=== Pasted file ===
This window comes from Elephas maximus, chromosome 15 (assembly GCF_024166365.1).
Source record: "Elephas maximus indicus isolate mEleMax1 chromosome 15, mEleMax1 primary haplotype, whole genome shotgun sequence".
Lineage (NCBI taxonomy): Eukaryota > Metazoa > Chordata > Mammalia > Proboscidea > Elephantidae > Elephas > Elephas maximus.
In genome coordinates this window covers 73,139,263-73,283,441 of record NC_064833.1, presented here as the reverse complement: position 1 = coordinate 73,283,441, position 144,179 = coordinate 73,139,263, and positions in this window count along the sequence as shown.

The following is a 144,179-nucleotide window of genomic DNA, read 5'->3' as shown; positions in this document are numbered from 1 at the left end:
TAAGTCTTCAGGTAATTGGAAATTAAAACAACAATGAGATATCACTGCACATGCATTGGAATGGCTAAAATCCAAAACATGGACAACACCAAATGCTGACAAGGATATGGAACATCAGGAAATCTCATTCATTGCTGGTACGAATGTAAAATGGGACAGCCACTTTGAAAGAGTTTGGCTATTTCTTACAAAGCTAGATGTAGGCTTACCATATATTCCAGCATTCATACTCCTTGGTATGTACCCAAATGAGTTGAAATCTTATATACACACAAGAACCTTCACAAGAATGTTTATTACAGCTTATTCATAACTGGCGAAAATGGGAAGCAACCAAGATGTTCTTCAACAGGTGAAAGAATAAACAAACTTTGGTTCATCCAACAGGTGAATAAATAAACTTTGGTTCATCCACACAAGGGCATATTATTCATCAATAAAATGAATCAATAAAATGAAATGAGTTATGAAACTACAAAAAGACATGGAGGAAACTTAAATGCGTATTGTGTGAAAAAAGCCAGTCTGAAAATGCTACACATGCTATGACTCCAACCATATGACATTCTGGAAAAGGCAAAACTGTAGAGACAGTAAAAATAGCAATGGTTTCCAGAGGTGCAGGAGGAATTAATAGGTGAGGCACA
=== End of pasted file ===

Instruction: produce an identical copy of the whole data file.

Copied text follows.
This window comes from Elephas maximus, chromosome 15 (assembly GCF_024166365.1).
Source record: "Elephas maximus indicus isolate mEleMax1 chromosome 15, mEleMax1 primary haplotype, whole genome shotgun sequence".
Lineage (NCBI taxonomy): Eukaryota > Metazoa > Chordata > Mammalia > Proboscidea > Elephantidae > Elephas > Elephas maximus.
In genome coordinates this window covers 73,139,263-73,283,441 of record NC_064833.1, presented here as the reverse complement: position 1 = coordinate 73,283,441, position 144,179 = coordinate 73,139,263, and positions in this window count along the sequence as shown.

The following is a 144,179-nucleotide window of genomic DNA, read 5'->3' as shown; positions in this document are numbered from 1 at the left end:
TAAGTCTTCAGGTAATTGGAAATTAAAACAACAATGAGATATCACTGCACATGCATTGGAATGGCTAAAATCCAAAACATGGACAACACCAAATGCTGACAAGGATATGGAACATCAGGAAATCTCATTCATTGCTGGTACGAATGTAAAATGGGACAGCCACTTTGAAAGAGTTTGGCTATTTCTTACAAAGCTAGATGTAGGCTTACCATATATTCCAGCATTCATACTCCTTGGTATGTACCCAAATGAGTTGAAATCTTATATACACACAAGAACCTTCACAAGAATGTTTATTACAGCTTATTCATAACTGGCGAAAATGGGAAGCAACCAAGATGTTCTTCAACAGGTGAAAGAATAAACAAACTTTGGTTCATCCAACAGGTGAATAAATAAACTTTGGTTCATCCACACAAGGGCATATTATTCATCAATAAAATGAATCAATAAAATGAAATGAGTTATGAAACTACAAAAAGACATGGAGGAAACTTAAATGCGTATTGTGTGAAAAAAGCCAGTCTGAAAATGCTACACATGCTATGACTCCAACCATATGACATTCTGGAAAAGGCAAAACTGTAGAGACAGTAAAAATAGCAATGGTTTCCAGAGGTGCAGGAGGAATTAATAGGTGAGGCACA